For Armenia, the formation of this process enables development of the production of mainly capital goods, chemicals, and to some extent textiles, in addition to the currently popular precious and semi-precious stones. The IT sector can be considered as well, but it is better viewed in a broader supra-regional context.

Economic collaboration among CIS countries could be realistic, provided appropriate emphasis is made on the CIS countries' place and role in the new world economy. Mainly it is Russia's economic development process that determines the above-mentioned course, enabling operability of some of the Soviet-era production networks still potentially effective nowadays. One such example is the re-operation of the Armenian Aluminum factory as a Russian-Armenian joint venture company.

Against this background, we may refer to other directions of cooperation within which the South Caucasus can serve as a link between CIS countries, and particularly Russia, on the one hand, and the Mediterranean and Persian Gulf areas, on the other. These, of course, all need to be examined in detail.

Naturally, discussions of regional economic cooperation issue is incomplete if we do not take Turkey into consideration. For Armenia, an advantage of normalization of Turkish-Armenian relations would embrace the following pattern: Armenia could gain the shortest route to the Mediterranean area and, to some extent, could be enabled to participate in the economic processes taking place in the Middle East, mainly in the fields of infrastructure, tourism, and trade. In the case of electricity export from Armenia to the eastern areas of Turkey, as an additional benefit, at least theoretically, Armenia would create links with Middle Eastern and European electricity networks.

Between the parties there also abides the possibility to cooperate in projects related to building materials and tourism and, to a lesser extent, in agriculture and light industry. Joint programs can be entertained within the framework of close border-region contacts or, along a wider range, via Turkish-South Eastern Anatolian development GAP projects which could be mutually beneficial for both parties.

Armenia, however, should pay close attention to Turkish economic development dynamics and the latter's ability to produce highly competitive consumer and capital goods.

As for its relations with Iran, Armenia attaches importance to the transportation and industrial projects with this country that could operate on the routes amid the Persian Gulf-Southern Caucasus-Black Sea regions and, to a lesser extent, the Black Sea-Southern Caucasus-Iran-Iraq-eastern Mediterranean ports.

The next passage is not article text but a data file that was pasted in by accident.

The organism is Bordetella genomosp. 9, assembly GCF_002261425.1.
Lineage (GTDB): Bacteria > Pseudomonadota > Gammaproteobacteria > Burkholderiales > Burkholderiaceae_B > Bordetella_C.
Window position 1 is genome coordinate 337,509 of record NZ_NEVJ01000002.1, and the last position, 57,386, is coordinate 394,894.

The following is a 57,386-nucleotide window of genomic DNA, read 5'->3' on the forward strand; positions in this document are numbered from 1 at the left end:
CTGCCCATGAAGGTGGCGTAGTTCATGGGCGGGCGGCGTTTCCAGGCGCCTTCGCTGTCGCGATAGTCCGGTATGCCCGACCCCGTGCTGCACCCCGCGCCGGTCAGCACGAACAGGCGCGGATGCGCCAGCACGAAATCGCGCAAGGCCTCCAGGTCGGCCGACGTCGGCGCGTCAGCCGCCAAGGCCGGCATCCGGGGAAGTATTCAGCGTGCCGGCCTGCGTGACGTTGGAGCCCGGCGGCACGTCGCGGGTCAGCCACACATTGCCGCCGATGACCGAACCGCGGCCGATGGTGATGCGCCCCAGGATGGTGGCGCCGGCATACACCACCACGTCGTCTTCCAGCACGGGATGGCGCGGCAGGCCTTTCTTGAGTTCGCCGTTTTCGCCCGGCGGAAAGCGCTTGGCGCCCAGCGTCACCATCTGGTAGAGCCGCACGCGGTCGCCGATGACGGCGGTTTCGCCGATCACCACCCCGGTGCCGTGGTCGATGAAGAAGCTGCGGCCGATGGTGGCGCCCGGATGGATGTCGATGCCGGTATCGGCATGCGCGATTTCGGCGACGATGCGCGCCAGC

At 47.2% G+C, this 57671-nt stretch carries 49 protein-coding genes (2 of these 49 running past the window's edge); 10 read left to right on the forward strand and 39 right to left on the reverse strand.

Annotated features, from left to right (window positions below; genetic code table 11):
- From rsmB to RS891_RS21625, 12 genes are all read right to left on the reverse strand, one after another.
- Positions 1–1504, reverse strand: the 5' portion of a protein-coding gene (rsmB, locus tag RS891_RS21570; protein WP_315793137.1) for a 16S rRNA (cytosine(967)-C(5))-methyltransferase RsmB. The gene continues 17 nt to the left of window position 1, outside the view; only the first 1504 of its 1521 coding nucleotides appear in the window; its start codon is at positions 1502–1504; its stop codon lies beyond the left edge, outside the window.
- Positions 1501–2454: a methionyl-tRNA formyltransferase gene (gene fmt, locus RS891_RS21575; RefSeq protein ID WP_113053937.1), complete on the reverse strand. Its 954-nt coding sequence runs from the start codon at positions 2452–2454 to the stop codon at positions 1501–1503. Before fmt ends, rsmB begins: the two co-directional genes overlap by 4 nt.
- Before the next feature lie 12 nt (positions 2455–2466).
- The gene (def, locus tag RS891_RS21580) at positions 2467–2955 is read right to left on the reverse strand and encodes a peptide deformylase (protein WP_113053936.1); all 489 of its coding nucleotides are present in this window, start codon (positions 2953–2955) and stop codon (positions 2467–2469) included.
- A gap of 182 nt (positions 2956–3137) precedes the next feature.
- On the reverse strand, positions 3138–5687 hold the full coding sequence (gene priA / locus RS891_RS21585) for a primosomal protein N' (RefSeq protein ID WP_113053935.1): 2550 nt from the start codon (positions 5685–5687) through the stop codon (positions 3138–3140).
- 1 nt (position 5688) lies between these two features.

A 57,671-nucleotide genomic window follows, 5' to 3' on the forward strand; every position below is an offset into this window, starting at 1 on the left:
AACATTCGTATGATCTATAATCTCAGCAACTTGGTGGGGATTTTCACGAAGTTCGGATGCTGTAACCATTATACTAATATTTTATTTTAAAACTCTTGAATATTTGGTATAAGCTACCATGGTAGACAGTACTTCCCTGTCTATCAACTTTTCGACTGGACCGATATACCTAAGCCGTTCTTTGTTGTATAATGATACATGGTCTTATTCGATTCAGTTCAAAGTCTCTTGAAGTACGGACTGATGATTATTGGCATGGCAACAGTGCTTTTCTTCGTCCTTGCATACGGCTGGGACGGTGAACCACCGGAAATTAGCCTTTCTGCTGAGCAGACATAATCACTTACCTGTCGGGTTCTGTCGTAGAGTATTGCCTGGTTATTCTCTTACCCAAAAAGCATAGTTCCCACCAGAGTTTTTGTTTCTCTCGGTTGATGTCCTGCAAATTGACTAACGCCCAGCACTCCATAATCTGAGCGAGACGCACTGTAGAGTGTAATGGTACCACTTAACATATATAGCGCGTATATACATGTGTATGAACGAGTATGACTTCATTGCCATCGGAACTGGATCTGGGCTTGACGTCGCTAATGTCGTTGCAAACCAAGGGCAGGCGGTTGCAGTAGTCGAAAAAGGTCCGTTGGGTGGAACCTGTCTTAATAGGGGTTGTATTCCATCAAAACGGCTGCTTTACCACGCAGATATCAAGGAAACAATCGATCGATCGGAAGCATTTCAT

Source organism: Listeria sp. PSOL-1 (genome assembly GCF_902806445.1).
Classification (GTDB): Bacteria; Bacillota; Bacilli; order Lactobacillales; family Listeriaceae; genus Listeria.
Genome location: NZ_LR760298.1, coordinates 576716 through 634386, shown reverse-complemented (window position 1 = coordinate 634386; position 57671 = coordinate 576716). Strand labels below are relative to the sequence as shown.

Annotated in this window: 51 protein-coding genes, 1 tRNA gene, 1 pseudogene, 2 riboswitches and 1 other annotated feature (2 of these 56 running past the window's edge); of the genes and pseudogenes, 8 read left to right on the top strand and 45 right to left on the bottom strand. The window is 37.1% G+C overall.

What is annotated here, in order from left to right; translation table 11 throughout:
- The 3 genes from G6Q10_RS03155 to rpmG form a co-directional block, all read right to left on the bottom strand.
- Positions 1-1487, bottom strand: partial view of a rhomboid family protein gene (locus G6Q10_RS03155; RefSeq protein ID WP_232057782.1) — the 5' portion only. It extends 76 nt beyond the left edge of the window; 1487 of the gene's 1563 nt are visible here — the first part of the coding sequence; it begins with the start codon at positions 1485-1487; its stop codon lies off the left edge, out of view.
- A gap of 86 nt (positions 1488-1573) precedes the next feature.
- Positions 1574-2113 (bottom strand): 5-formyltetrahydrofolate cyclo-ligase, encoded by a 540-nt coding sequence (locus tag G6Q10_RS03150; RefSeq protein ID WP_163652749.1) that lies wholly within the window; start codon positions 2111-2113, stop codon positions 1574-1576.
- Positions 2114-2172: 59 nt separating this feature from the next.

It should be mentioned that Armenian consumer goods from Iran are mixed blessing-on the one hand, Armenian low-income consumers use cheap Iranian commodities, but on the other hand these commodities impede the development of similar substitutes. The same can also be said about the import of consumer goods from Turkey. Armenia's exports to Iran are also impeded by the latter's protectionist policy, with certain positive exceptions. Energy sector between Iran and Armenia could be prospective. Nevertheless, for the Armenian vantage point, it is necessary to reconsider the unequal norms in the economic relations between these two countries, in the light of their constructive political relations.

Moreover, Armenia can develop effective relations with countries of the Middle East. This cooperation will be more effective upon elimination of transport impediments to reach that region. By exporting to the Middle East, Armenia can foster the productivity of certain goods and services, such as IT, chemicals, and capital goods.

In this regard, to make the cooperation more efficient, we need to follow the economic processes taking place in this region within the framework of the Middle East and North Africa economic conferences, the Euro-Mediterranean partnership, progressive trade liberalization among Arab countries, and the development of Persian Gulf non-oil sectors.

To sum up, there are a number of opportunities for regional cooperation for the South Caucasus countries, and Armenia in particular, which are more mutually complementary than mutually exclusive. The diversity of alternatives and the elements of integration among them are necessary precondition for sustainable development of the South Caucasus and each of its constituents.

Finally, I would like to mention that this outline is a first draft conducted from a functional point of view, the details of which are not yet fully explored and which needs the test of theoretical and methodological models of regional and spatial economies.

Vrej Jijiyan
Analyst, Economic Policy
Armenian Center for National and International Studies